But many feel Rijiju blaming the Congress of stoking violence ahead of the polls is disingenuous given the political history of the state that has been riddled with instability and mass defections. In the 2014 Assembly elections, even though the Congress won 42 of the 60 seats, a series of unexplained political U-turns and defections saw the BJP gaining a ‘backdoor entry’ into the state and forming its government. Interestingly, the defections have now brought the Congress’s tally down to five MLAs, while the BJP has 48 legislators in the state Assembly. Arunachal Pradesh, like most north-eastern states, has a history of aligning with the political party in power at the Centre.
Also, the fact that the protests over PRC come close on the heels of mass agitations against the Citizenship (Amendment) Bill, across the north-east once again highlights the constant fear and suspicion of outsiders usurping the rights of the local people, not to mention political parties whipping up tribal sentiments.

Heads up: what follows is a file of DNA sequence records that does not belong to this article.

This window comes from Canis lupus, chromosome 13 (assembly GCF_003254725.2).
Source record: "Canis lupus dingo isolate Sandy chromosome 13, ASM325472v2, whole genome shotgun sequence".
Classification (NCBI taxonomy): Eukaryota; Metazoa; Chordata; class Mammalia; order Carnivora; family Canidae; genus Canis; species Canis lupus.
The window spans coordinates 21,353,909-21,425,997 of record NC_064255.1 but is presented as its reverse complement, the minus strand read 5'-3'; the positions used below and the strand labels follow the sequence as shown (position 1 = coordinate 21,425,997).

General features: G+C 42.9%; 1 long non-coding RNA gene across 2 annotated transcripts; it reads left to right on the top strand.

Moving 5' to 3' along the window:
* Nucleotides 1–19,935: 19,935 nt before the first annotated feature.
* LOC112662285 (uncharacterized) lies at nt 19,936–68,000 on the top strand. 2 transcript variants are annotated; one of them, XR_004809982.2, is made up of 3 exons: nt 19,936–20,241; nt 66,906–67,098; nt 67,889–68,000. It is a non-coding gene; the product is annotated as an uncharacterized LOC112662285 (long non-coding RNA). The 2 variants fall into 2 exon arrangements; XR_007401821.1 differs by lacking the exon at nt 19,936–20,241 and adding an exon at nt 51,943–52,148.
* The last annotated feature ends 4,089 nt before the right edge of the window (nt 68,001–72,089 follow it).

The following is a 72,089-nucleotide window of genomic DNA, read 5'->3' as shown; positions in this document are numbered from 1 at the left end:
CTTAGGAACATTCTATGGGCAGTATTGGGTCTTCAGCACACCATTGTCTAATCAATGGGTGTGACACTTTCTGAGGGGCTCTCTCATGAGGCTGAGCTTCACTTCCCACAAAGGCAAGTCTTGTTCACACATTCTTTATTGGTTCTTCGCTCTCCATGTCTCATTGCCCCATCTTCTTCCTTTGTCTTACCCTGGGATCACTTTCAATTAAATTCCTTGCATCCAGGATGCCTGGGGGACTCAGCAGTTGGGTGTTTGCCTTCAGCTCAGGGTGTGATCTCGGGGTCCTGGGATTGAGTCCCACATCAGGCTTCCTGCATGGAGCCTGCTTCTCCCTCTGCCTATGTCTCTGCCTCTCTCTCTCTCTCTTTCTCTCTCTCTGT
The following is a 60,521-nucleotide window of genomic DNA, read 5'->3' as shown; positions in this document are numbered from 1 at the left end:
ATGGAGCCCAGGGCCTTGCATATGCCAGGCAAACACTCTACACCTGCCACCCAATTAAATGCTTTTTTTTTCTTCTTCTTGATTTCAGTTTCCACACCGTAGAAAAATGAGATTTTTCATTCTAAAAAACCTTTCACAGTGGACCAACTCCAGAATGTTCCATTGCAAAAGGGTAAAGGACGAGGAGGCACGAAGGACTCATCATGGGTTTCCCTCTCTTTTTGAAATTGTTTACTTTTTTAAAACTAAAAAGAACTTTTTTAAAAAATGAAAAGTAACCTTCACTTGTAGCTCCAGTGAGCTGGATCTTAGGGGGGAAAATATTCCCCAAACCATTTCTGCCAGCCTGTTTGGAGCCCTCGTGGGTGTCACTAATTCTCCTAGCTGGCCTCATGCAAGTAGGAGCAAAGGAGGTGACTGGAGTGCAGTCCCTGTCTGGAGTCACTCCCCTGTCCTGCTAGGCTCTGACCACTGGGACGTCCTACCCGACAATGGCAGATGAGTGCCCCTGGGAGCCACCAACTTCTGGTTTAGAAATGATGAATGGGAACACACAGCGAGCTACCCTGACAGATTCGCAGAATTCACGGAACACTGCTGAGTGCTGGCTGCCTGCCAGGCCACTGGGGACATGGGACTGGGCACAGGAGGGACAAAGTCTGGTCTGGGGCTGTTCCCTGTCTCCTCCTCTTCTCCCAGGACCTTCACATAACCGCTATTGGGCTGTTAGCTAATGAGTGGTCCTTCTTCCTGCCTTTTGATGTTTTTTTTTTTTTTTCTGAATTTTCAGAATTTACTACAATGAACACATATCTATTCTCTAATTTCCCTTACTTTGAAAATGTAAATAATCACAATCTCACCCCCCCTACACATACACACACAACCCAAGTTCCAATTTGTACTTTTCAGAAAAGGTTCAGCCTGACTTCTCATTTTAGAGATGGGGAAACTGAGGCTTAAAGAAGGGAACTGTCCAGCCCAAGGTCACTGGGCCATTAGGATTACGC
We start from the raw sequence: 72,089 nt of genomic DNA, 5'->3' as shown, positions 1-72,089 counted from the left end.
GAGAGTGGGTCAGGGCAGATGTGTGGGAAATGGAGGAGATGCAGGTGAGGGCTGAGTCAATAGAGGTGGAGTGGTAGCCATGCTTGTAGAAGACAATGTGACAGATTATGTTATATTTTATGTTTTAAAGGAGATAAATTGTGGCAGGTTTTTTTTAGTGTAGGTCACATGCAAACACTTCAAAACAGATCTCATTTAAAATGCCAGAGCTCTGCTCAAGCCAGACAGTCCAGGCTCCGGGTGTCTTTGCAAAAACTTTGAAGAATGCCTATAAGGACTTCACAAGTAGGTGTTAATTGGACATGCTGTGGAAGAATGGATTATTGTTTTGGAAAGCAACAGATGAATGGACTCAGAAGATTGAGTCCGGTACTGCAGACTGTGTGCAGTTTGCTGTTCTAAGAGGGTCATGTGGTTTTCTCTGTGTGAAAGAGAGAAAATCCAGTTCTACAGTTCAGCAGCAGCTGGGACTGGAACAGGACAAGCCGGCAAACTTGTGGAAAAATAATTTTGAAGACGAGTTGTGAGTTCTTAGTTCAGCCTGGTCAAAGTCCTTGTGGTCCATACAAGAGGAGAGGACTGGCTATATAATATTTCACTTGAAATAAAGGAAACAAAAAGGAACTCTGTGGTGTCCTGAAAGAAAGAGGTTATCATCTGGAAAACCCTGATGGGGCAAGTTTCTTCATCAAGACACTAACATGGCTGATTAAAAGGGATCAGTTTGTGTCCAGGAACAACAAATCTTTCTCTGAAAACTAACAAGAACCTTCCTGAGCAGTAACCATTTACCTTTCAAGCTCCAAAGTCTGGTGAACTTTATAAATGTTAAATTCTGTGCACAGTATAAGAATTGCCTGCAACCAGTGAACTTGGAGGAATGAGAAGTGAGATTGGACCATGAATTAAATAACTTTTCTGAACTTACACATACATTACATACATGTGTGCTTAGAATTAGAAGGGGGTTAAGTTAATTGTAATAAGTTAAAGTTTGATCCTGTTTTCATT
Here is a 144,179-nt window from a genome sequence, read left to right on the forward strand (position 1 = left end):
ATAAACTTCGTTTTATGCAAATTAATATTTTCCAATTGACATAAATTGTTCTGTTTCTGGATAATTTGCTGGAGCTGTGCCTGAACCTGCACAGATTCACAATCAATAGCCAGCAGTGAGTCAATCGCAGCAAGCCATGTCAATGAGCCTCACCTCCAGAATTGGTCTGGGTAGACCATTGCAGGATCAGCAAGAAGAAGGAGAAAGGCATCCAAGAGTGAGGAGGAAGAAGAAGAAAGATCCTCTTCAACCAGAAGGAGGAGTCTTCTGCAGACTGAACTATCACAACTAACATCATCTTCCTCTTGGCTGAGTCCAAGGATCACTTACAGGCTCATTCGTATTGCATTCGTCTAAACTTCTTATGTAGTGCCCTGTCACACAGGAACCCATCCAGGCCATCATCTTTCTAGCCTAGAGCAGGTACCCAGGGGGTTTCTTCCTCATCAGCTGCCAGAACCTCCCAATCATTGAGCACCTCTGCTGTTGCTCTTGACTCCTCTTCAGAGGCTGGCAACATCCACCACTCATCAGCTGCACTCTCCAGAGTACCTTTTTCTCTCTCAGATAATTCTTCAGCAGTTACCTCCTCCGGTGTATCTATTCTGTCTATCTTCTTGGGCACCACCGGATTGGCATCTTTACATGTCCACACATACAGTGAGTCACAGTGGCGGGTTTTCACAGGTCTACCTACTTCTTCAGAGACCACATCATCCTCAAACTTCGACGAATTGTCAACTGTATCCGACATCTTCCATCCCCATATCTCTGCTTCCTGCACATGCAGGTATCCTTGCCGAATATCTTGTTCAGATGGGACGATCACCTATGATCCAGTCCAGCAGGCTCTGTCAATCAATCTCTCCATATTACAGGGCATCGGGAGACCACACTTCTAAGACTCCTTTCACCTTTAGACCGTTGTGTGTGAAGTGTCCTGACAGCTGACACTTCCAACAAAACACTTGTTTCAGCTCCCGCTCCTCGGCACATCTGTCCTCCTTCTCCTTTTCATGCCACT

Fear of the ‘outsider’
The entire region witnessed a spate of violent protests against the contentious Citizenship Bill after it was passed in the Lok Sabha on January 8.
The bill intends to amend the Citizenship Act, 1955, to grant Indian citizenship to Hindus, Buddhists, Jains, Parsis, Sikhs and Christians from Bangladesh, Pakistan and Afghanistan on the grounds of religious persecution, even if they entered the country without valid documents till December 31, 2014.